Surviving Mass Shooting Incidents

We spend considerable time training and drilling for the “big one” when we are working. It is time to think about how to handle these situations when off-duty.

I posted this article on my blog in December after reading about a shooting at a fast food restaurant in Chicago. The recent event in Aurora, CO, is another reminder that we may find ourselves in the middle of an incident like this.

The focus of the article isn’t how to respond to the scene as an EMS provider, it is how to survive if you find yourself in the middle of the unthinkable. The concepts remain valid today.

I scan several news feeds every morning. It is inevitable that I see at least one multiple or mass shooting incident every day. I define this as a situation where one or more people begin shooting in a public place. Yesterday’s incident was in Chicago but the list is added to daily—sometimes more than once.

With this in mind, here are five tips to surviving a mass shooting incident:

Be alert for signs of escalating violence.

The Chicago incident was a dispute between two people that spilled into a fast food restaurant where two people were killed and four injured. The lesson here is being aware of what was going on outside might have given you a few seconds warning to react when the shooting erupted inside. Be alert for any discord, tension, raised voices or aggressive behavior. Only a small percentage of these will escalate into shooting, but awareness is the key to prevention.

Be alert for suspicious people.

People who enter a public place intending to harm people can often be identified in advance. Look for clothing or body mannerisms that indicate a weapon may be hidden. According to the Omaha police chief and security cameras, the 19-year-old who walked into a mall in Omaha, NE, "appeared to be concealing something balled up in a hooded sweatshirt." It was an AK-47 with two 30-round magazines. This allegedly caught the attention of mall security guards who began to observe, but didn’t have time to act, before gunfire erupted. Robert Hawkins killed eight and wounded two.

People on a mission to kill are often hyper-focused in their actions, may have an affect ranging from a total lack of emotion to rage, and are often concealing large or multiple weapons. This person would stand out as “not right” to someone who has been in the emergency services field for any amount of time.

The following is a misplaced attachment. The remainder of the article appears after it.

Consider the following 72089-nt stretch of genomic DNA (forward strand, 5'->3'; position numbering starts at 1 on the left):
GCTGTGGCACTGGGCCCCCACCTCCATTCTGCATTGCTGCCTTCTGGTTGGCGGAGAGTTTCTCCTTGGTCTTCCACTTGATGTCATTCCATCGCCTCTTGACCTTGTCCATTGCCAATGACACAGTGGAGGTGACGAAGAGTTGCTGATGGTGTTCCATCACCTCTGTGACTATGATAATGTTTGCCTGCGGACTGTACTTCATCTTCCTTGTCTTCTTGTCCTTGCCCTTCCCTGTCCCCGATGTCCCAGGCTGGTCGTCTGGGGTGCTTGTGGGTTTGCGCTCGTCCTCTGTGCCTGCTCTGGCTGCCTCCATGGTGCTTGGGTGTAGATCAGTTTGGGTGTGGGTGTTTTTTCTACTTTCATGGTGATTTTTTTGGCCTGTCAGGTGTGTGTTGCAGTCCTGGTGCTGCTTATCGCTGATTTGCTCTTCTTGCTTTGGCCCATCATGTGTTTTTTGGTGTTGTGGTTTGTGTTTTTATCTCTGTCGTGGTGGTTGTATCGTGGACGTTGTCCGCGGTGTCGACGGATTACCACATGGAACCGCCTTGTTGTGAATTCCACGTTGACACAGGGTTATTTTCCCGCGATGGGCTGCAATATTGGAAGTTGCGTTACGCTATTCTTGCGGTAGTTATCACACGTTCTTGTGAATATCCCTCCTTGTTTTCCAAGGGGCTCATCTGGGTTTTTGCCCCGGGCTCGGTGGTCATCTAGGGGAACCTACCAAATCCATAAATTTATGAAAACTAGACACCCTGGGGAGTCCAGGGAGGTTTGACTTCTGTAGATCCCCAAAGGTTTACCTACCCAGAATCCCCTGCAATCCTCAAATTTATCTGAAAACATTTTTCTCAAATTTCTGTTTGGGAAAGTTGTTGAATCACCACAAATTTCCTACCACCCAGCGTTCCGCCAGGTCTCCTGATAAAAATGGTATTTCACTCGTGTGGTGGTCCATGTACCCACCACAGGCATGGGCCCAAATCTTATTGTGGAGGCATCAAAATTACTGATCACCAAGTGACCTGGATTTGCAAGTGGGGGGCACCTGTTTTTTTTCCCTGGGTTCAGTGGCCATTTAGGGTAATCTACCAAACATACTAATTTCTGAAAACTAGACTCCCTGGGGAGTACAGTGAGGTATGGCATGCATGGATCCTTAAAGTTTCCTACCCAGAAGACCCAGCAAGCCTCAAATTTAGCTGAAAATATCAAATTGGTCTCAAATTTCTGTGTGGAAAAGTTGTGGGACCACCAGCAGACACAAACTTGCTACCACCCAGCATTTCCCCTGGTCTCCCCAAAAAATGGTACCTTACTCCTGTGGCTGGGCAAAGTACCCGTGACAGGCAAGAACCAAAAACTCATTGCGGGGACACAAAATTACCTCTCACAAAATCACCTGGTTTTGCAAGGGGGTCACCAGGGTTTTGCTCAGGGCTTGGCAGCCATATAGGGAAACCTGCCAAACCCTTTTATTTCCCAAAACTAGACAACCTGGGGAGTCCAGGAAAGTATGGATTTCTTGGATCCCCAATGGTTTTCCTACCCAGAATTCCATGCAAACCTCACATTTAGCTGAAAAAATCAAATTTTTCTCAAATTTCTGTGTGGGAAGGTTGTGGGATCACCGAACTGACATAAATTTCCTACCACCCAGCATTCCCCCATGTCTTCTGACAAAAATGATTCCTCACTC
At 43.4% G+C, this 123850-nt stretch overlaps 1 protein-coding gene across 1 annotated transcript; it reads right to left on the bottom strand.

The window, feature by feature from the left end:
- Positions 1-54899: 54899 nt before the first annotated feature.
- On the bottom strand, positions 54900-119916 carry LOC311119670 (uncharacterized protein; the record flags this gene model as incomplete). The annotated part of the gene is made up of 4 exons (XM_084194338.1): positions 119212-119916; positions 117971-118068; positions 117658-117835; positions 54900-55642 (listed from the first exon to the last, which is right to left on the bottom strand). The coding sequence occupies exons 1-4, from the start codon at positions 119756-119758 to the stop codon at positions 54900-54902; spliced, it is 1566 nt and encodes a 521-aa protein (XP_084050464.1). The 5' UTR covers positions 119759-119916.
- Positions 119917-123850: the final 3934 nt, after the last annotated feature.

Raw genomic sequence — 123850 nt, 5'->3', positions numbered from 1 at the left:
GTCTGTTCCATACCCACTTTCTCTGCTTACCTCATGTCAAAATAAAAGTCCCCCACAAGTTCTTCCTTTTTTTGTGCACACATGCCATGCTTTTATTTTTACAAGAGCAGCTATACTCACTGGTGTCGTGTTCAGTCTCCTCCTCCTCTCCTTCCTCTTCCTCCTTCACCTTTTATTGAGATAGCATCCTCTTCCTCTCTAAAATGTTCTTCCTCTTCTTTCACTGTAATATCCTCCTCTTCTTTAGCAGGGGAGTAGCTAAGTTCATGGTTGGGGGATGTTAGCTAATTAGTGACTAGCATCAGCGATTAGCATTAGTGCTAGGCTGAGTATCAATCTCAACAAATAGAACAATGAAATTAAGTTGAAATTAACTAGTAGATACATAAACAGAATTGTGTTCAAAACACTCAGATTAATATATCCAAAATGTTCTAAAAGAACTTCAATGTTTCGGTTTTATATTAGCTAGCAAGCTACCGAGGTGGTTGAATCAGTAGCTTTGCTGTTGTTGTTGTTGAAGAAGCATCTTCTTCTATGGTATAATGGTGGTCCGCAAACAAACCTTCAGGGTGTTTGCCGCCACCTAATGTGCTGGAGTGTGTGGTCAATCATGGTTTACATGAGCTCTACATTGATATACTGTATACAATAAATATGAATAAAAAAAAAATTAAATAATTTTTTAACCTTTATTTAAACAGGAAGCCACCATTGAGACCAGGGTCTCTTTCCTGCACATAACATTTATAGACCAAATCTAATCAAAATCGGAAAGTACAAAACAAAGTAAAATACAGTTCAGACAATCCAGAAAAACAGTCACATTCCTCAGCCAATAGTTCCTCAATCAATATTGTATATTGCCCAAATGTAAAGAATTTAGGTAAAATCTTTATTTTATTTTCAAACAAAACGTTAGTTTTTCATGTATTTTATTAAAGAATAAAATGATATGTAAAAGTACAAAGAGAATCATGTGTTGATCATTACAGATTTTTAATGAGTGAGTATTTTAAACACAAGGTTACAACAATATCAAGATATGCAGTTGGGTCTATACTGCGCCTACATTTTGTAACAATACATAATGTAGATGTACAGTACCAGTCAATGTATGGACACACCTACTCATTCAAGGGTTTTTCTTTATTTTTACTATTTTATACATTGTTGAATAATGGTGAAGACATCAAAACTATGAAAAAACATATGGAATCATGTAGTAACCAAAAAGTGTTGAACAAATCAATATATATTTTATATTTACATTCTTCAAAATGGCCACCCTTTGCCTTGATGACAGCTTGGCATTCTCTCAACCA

Create an escape plan.

This brings us to point three: When you see elements in the first two points above, begin forming an escape route. The urgency in developing or using an escape route depends on the level of threat you observe. There will be times you notice something that makes you casually look for an exit. There will be other times you will immediately start moving in a safe direction. In the Chicago example it likely happened very fast. In that case, a few steps toward safety likely made the difference between life and death.

In a mall, remember that many stores have rear exits for employees and deliveries. These might be a quick way out, or at least a place to go, lock the door and look for cover.

Take cover.

In addition to a safe escape, taking cover is also a vital component of surviving. You might not have an immediate exit, or the path to the exit might leave you too exposed. In that case cover, getting behind something that stops bullets, is crucial. It might be a giant planter or a support column. Take a look around with this in mind next time you are at the mall.

Ideally, a combination of escaping and cover is best. While the cover will stop bullets, this won’t help if a shooter moves toward you. Always look for the next safe place if yours is compromised.

The “incident” is bigger than you think.

Public shootings are stressful and complex. They occur over vast spaces with multiple victims. This means that your decision-making before, during and immediately after the incident is key. Consider the following:

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